Loretta Napoleoni: Thank you. Well thank you for being here. I’m an expert in financing of terrorism, I’ve been working on this field since the mid nineteen nighties. I must confess that when I started this research I had no idea that I would stumble into a new form of terrorist financing. I also did not expect this form of terrorist financing directly related to our response to nine eleven. So I would like to take you back the eleventh of September two thousand and one. The first response from the United States if you remember was the Patriot Act. The Patriot Act is well known in the world as a sort of legislation which greatly limits the liberties of US citizens; but what really interests us is the financial connection of the Patriot Act. Which is, very much an anti-money laundering legislation. So almost overnight US banks and US registered foreign banks were prevented from doing any business with offshore facilities. But also the US monetary authority had the right to monitor any dollar transaction taking place anywhere in the world. So you can imagine the Patriot Act was a bureaucratic nightmare for the international banking system. But, even more important, it became a real nightmare for the Columbian cartel. So until the international Patriot Act the Columbian cartel had used the United States as a main transshipment point of cocaine coming to Europe. They also used the dollar in the US as the main hub to money launder the profits of this business, so all of this started with the PA this was not going to be possible anymore. So the cartel was literally in a panic, and the Italian organised crime, the ‘inaudible’ actually came to the rescue. They thought this is a great opportunity for us we can ‘inaudible’ we can sell the cocaine un Europe and money launder all the profits using the euro, the newly introduced European currency. There was an idea to replace the dollar, because there is no similar legislation to the euro, because the euro is ‘inaudible’ in a continent is this continent is not politically homogenous so you cannot have a central bank of Europe, the European Central Bank, checking the euro transaction taking place in Spain, that would be impossible. So the euro is at an advantage, the ‘inaudible’ also suggested an alternative route to reach Europe, they suggested well take the cocaine to Venezuela then on small planes fly the cocaine to west Africa, and then from west Africa we’ll take it through the Sahara either by plane or by smuggling network which was in place at that time, and this is exactly what they did, they chose their the cartel chose Burkina Faso as the most important transshipment in west Africa because Burkina Faso has infrastructure that was ideal so it was an ex colony of Portugal it had many small landing strips scattered throughout the county it was a destabilised country of course as most of west Africa the collapse of the soviet union, it had large warehouses facilities because in the old days this is a country that had a very profitable fishing industry which of course had been completely destroyed by the overfishing taking place in west Africa so the warehouses were empty so literally the cartel moved in in 2002 and brought the country. So you know they brought the ‘inaudible’ country by buying the politian’s who wanted elected so this is the beginning of the story that interests us because when they got there they had to carry the cocaine all the way to Italy and they discovered this network of smugglers and these smugglers were partly criminals but were partly mujahedeen who had fought in the anti-Soviet jihad in the nineteen eighties and had come home to mostly Algeria and then it had been pushed to the south of the country in this Sahara by military coup which took place in the early nineties, they stayed there for a decade by smuggling whatever they could mostly cigarettes, so the cartel thought fantastic we are going to use this network which they did and this was a blessing for this criminal jihadists because all of a sudden they had enough cash in their pockets and this was good from the point of view of recruitment it is easier to recruit young people you can pay them also the process of destabiliation accelerated of the arrival of the cartel so the potential supply of new recruits was even higher. In two thousand and three one of this group decided to branch into another business, they could ok so we are working for the cartel but we get the scraps of the cocaine business because we are only carrying the cocaine, why don’t we find a business where we can make much more money and that business was kidnapping. So they kidnapped in two thousand and three they kidnapped thirty-two Europeans, they negotiated successfully with the European parliaments and got six million dollars. That was a lot of money at that time for an organisation like that who had their headquarters in Mali, they had their camps ‘inaudible’ in Mali. With this money this organisation, al-Qaeda in the Islamic Maghreb, is nothing to do with bin-Laden, nothing to do with al-Qaeda central, and has nothing to do with their sponsor, this is diverse organisation, a jihadist organisation which was born out of self-funded strategies, so the kidnapping was instrumental, even more important to a certain extent was the participation in the cocaine because that gave them the possibility to start this new model. From that moment onwards, al-Qaeda in Islamic Maghreb concentrated on kidnapping, and initially they did very well, because people wouldn’t go on holiday in Timbuktu, or going Mauritania, so if look on the map of the Sahel they were ‘inaudible’ they knew the area very well but more Important they actually had an ability to negotiate and this is key because you can’t kidnap a foreigner if you don’t know how to deal with the governments of the families and the companies in negotiation then these hostages were worth nothing so we’re seeing a degree of complexity in this organisation which we haven’t seen in other organisations what is interesting is that all of this was happening from two thousand and two and two thousand and eight and two thousand and nine and we knew very little. So European government paid ransom and kept it quiet because they did not want to publicise how dangerous this area was becoming, they also kept quiet about the cocaine trade. So people kept going in holiday or going there as aid workers or journalists without knowing the actual danger. Now although al-Qaeda centre had nothing to do with this, they did welcome this new model, because they of course thought this was a new form of terrorist financing that they had not consider, so while we were introducing more and more legislation, to block the international move of funds, similar to ‘inaudible’ our governments were delivering cash, millions in cash, to organisations like al-Qaeda in Islamic Maghreb. So this is idea, this idea was replicated everywhere, the Taliban start to do same thing, south east Asia, ‘inaudible’ of the model I think is most interesting is the example of the pirates, because of course the al-Qaeda in Islamic Maghreb model of kidnapping had to be applied to the various ‘inaudible’ different places where it was assimilated so each group did some changes, alterations in order to adapt it perfectly to their own needs. A good example is the pirates, in Somalia, who you all know is a failed state, a country that could not sustain itself, support itself so piracy really became a sort of resource a certain point a peak of Somali crisis we saw the ransom payment being the second largest revenue for the population after the remittances of the diaspora, so we’re talking about an important source of the economy, they kept people alive so that also explains why the pirates were so popular in Somalia they never perceived as a crime, on the contrary the local population looked at it as a sought of blessing, but you understand in order to hijack a cargo and then kidnap the crew you require a large investment this not like snatching a tourist trekking in Mauritania so the pirates required an initial capital investment which they got from the diaspora so they reached out to the diaspora they got capital investment and with this capital investment they actually did the hijacking then during the negotiation they kept the hostages alive and also the crews alive through borrowing with the local populations they would keep a ship in port and keep in port until negotiation finished and everting they needed, food, phone the sim card for the phone everything would be brought through borrowing following a very strict interest rate structure. This is really interesting because this is exactly what happened with the concept of leverage you want to do something you cannot afford it you go and borrow and this is the leverage the interest rates so once the ransom was paid, then the payment worked according to another very well defined structure so the investors would get between sixty and seventy percent of the ransom then the pirates would repay the debt that they occurred with the local population what was left over was divvied between the pirates so that was the structure. Now in both cases, the case of the al-Qaeda in Islamic Maghreb aim and the case of the pirates these kind of business model was not business model that would last forever because of course people stop going on holiday in Mali journalists stop going to report on Sahel and cargos started to travel in conveys with armed guards so this was business short term business extremely profitable but short term so in the case of al-Qaeda in Islamic Maghreb by two thousand and nine it became clear that business of kidnapping would not continue to grow on the contrary it was shrinking so they looked around and thought what can we do which can maximize the kind of infrastructure that we have built and to keep funding ourselves and of course the migrants offered the best possible opportunity so the ‘inaudible’ of west Africa had produced a massive migration so millions of people were on the move and all of these people wanted to cross the Sahel in order to reach Europe so al-Qaeda in Islamic Maghreb had the perfect infrastructure they had the perfect relationship with the Libyan regime but also they were kidnappers so they knew how to handle people and the real very profitable business started. Now this is a business a long term business which carries on today, we do have the jihadist criminal organisation which of course today ‘inaudible’ these people are not interested in the jihad at all, this ‘inaudible’ interested in making money so is a form of crime which is extremely profitable. The same thing happened in Somali, the destabiliation in east Africa started to result in massive migration of people who wanted to cross the Arabic peninsular and work in the rich countries of the Gulf; Saudi Arabia, Kuwait, Qatar so the pirates become smugglers of people using the same infrastructure they used for hijacking kidnapping cargos and crews and so then we come to the latest development which is the one I think we find most interesting, this is what happening in Syria. In two thousand and eleven the Syrian war in Syria starts kidnapping becomes the most important source of funding for anybody who is involved in this conflict we are talking the Assad regime also the so called rebels. The Assad regime focus on rich Syrians snatched by the police of the army put in regime prisons and the family asked to pay ransom between ten and fifteen thousand dollars. Of course soon after these people freed these people left the country, so very quickly the Syrian upper middle class left and emigrated. The insurgency was focused more on kidnapping foreigners, when we’re talking about insurgency I do not only talk about the jihadists I basically talk about everybody. If you are in a situation as Syria was and you have no source of revenues and you do not want to depend on the sponsor and this is the other important element, there was plenty of sponsor there is still sponsorship comes with strings attached so if you want to be independent of a sponsor the foreigner becomes really a source of revenue. So what we see in Syria is the formation of groups specialising in kidnapping and the group it pretends to be driver, fixer for journalists predominantly or even members of the insurgency and as soon as they convinced the journalists to cross into Syria with their protection they would be kidnapped immediately. These groups did not have the infrastructure or the ability to negotiate the ransom so what we seen in Libya is secondary market. So hostages get sold to the two largest organisations which has infrastructure and ability to maximise their value which is of course al-Nursa and Islamic State. Now the Islamic State in the case of the Islamic State we see a far development even more accepting the hostages are not only for financing options to maximise their ransom, some of the hostages are brought as an investment because these hostages will be worth more dead than alive and this is where we see really the most upsetting development of the kidnapping industry. Again we see in Syria ‘inaudible’ before in the Sahel and Somalia ‘inaudible’ nobody goes into Syria anymore because the beheadings taking place and everybody release how dangerous it is but two thousand and fourteen is the beginning of the mass exodus. So two thousand fourteen two thousand fifteen two thousand sixteen we see people everybody trying to leave form this region and some people also come from central Asia east Africa go to Syria because they think it’s easier to cross into Turkey from this county so these groups specialising in kidnapping become smugglers which territory do they cross, of course they do not cross territory controlled by Assad, or by west side of Syria, they cross the Caliphate. They pay one tax when they get to the border. So in the summer of two thousand and fifteen when we are in the peak of the exodus from Syria Islamic State were netting around half a million dollars per day from this business, crossing into people were crossing into Turkey, so you had to pay a tax per migrant but then ‘inaudible’ that migrant would cross back in bringing the products needed in caliphate so they would pay a lot of tax so this is what has happened today we still face this kind of reality, not so structured as I told you. We have Libya for example, we have Bangladesh, we have Afghanistan I mean we still have people on the move from everywhere and we still have groups which initially are jihadist groups, chose this business to fund their so called political battle, but in reality this group eventually degenerates into criminal groups and that’s it so.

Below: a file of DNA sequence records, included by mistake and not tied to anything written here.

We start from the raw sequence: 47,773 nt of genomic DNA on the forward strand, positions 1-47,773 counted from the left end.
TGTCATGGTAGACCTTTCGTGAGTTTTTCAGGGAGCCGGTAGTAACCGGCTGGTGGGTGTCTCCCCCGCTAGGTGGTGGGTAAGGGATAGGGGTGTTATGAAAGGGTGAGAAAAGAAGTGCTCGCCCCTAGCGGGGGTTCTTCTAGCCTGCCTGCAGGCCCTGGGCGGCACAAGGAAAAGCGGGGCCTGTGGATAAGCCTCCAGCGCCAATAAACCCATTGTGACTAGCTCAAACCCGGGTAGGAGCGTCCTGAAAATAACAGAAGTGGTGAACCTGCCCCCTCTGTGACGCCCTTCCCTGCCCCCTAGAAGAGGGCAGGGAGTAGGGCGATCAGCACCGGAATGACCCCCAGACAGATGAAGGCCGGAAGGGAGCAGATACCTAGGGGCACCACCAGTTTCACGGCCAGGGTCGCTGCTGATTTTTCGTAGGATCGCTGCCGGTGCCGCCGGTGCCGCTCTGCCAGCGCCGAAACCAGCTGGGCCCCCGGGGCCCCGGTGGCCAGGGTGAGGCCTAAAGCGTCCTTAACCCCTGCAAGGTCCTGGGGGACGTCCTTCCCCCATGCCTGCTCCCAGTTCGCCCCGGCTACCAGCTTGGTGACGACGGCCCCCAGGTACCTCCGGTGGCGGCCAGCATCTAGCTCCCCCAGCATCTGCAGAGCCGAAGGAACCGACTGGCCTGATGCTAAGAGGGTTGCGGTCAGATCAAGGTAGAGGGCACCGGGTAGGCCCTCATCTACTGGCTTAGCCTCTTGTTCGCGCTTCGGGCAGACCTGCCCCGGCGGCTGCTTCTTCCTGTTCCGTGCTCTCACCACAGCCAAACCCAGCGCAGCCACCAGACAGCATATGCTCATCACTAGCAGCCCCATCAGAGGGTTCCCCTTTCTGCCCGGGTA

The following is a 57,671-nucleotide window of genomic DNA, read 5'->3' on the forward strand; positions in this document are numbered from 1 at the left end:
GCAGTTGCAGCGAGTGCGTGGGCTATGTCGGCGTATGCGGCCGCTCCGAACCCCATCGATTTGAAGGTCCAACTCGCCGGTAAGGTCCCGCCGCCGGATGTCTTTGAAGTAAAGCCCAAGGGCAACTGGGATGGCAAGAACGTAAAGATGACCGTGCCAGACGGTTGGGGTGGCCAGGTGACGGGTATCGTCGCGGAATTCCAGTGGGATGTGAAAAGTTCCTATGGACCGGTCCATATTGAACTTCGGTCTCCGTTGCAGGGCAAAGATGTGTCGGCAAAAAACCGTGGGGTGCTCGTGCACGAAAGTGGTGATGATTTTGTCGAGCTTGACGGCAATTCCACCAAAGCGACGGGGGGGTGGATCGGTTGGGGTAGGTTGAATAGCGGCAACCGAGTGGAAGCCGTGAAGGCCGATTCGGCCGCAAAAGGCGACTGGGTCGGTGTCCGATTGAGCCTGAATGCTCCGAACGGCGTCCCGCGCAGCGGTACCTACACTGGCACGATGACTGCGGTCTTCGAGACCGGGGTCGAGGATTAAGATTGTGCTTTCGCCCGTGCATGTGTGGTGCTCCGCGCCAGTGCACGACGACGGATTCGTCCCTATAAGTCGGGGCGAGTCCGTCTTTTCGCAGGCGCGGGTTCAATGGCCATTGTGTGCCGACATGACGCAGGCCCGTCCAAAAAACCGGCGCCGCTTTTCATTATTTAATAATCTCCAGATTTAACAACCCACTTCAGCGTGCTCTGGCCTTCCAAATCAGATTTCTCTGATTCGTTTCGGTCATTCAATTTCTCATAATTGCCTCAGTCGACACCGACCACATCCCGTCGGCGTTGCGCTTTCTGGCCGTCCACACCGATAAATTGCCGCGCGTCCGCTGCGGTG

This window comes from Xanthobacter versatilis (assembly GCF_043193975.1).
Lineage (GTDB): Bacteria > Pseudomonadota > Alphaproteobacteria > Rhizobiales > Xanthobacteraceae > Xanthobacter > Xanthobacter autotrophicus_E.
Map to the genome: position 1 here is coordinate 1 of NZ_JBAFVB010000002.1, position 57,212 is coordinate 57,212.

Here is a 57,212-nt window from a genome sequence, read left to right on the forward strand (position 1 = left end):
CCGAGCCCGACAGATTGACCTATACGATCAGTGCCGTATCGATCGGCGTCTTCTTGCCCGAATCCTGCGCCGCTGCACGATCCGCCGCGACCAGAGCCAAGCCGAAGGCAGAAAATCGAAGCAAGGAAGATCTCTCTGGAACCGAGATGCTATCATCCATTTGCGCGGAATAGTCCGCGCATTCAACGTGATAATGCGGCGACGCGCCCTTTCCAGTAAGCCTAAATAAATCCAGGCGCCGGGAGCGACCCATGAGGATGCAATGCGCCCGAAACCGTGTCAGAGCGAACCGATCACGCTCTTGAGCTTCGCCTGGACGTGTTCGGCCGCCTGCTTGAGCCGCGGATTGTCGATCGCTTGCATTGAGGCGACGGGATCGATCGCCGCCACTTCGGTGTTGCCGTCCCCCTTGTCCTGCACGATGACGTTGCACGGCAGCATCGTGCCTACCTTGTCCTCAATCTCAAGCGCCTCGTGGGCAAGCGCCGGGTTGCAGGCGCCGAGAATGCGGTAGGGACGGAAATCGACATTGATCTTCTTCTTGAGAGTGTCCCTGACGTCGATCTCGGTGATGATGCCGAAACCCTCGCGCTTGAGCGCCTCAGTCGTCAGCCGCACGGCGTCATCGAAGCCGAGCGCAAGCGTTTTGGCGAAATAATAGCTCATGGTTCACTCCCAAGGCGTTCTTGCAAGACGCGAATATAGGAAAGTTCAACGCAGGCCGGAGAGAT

Nikita Malik: Thank you so much Loretta, that was incredibly insightful I’m sure everyone agrees, there are many questions, so now I’ll open up the floor to questions, if you can kindly please introduce yourself, your name and your organisation, before asking the question and may I please request that you ask questions and that there is a question at the end. So anyone would anyone like to start? Yes, please.

Question 1: Mike Start, no organisation or affiliation. I didn’t quite understand why they were more valuable dead than alive; could you clarify that please.

Loretta Napoleoni: The more dead than alive because in the case of the Americans for example they were beheaded. The beheading was very important propaganda tool for the Islamic State in order to terrorise the Westerner. Even more interesting is the case of the Japanese, the Japanese two Japanese they were negotiating for the release then all of a sudden they were negotiating for money then all of a sudden the Prime Minister of Japan went to Cairo and gave a speech to pledge two hundred million to help this situation now Japan has article nine of its constitution which prevents it from being involved.

[Recording ends]